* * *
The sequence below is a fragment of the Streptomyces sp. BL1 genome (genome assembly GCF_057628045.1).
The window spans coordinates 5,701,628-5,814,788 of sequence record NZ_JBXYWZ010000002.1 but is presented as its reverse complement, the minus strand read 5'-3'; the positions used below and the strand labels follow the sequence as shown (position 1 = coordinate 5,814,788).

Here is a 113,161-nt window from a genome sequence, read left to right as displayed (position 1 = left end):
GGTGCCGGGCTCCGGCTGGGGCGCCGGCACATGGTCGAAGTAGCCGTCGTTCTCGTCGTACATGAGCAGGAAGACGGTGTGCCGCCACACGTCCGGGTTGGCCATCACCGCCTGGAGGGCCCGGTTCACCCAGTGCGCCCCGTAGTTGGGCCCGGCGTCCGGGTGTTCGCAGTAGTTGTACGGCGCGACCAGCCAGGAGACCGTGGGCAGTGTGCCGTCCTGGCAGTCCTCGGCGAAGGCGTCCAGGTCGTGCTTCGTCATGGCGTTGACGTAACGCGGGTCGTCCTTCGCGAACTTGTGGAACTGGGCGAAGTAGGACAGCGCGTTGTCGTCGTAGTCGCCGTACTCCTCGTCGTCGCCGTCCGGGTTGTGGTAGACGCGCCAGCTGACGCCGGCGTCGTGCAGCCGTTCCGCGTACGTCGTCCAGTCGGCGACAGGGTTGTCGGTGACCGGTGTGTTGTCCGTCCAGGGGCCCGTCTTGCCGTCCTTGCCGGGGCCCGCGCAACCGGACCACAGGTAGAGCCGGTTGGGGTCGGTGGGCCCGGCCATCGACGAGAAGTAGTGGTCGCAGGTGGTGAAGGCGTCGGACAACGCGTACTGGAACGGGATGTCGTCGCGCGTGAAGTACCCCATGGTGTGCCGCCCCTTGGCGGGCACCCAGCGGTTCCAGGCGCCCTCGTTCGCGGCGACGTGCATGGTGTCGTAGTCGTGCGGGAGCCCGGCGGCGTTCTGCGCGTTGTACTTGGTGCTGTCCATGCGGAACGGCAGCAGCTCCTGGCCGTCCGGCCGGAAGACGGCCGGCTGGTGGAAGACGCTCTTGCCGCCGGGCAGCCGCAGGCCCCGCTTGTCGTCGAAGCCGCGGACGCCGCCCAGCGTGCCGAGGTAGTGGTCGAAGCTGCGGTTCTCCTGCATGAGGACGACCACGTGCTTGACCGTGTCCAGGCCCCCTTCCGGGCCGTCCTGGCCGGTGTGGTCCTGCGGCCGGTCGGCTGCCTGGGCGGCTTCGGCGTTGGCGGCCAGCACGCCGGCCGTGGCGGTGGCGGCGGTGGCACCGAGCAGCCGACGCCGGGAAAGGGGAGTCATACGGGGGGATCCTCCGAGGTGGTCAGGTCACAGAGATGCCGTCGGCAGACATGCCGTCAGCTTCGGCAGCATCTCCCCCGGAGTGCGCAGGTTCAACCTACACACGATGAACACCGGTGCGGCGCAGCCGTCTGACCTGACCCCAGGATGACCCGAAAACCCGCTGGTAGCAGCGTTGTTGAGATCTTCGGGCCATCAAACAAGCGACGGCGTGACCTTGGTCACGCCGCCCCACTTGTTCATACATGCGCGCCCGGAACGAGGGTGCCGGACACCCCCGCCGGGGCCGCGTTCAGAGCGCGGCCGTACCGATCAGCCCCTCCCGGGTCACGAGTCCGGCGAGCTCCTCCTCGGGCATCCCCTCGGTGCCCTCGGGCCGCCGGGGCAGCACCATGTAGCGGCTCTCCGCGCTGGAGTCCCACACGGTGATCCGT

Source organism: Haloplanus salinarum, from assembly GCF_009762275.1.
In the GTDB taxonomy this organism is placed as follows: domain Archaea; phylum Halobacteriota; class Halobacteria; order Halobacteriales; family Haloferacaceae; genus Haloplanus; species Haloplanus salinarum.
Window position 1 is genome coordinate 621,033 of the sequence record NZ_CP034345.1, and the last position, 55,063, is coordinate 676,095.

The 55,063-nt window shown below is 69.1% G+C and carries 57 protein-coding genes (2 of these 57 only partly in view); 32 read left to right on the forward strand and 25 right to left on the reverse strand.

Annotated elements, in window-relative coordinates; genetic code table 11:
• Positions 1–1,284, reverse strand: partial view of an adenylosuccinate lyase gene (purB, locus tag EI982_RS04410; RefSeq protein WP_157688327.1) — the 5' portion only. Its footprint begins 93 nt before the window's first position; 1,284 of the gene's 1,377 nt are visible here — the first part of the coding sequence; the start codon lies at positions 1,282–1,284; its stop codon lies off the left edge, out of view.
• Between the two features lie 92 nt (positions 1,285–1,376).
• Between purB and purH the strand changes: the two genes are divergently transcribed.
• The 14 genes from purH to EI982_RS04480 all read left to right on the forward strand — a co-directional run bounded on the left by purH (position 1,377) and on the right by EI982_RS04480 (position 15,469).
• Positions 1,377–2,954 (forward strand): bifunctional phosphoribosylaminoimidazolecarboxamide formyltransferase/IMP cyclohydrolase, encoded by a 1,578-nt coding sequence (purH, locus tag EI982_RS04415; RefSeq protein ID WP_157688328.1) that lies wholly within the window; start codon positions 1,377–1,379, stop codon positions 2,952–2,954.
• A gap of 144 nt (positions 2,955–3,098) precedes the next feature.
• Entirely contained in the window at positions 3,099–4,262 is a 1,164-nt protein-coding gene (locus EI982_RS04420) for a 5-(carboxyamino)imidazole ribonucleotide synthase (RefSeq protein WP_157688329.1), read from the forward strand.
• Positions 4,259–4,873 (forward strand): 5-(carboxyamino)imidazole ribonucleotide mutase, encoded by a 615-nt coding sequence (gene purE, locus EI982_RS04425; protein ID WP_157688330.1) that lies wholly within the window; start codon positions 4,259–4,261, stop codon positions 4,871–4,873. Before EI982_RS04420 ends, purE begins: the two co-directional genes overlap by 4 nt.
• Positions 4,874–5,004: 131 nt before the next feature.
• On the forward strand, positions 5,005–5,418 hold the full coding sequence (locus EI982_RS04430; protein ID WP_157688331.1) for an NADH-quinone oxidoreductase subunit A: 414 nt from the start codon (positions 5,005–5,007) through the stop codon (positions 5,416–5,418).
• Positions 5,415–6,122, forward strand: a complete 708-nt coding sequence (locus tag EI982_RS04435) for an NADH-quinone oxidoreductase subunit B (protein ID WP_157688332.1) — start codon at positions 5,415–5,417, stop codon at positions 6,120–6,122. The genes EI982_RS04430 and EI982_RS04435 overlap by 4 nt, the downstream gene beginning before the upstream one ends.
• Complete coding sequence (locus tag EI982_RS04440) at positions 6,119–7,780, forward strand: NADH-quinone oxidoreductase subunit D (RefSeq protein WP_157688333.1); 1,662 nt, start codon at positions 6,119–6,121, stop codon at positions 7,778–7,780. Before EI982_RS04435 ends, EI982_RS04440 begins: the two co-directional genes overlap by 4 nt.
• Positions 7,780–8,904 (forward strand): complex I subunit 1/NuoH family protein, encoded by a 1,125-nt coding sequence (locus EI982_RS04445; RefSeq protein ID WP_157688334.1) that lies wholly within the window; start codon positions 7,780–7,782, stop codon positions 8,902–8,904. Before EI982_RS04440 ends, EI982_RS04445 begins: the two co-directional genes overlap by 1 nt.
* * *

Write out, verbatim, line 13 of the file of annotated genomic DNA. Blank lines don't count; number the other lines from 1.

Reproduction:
• The 14 genes from purH to EI982_RS04480 all read left to right on the forward strand — a co-directional run bounded on the left by purH (position 1,377) and on the right by EI982_RS04480 (position 15,469).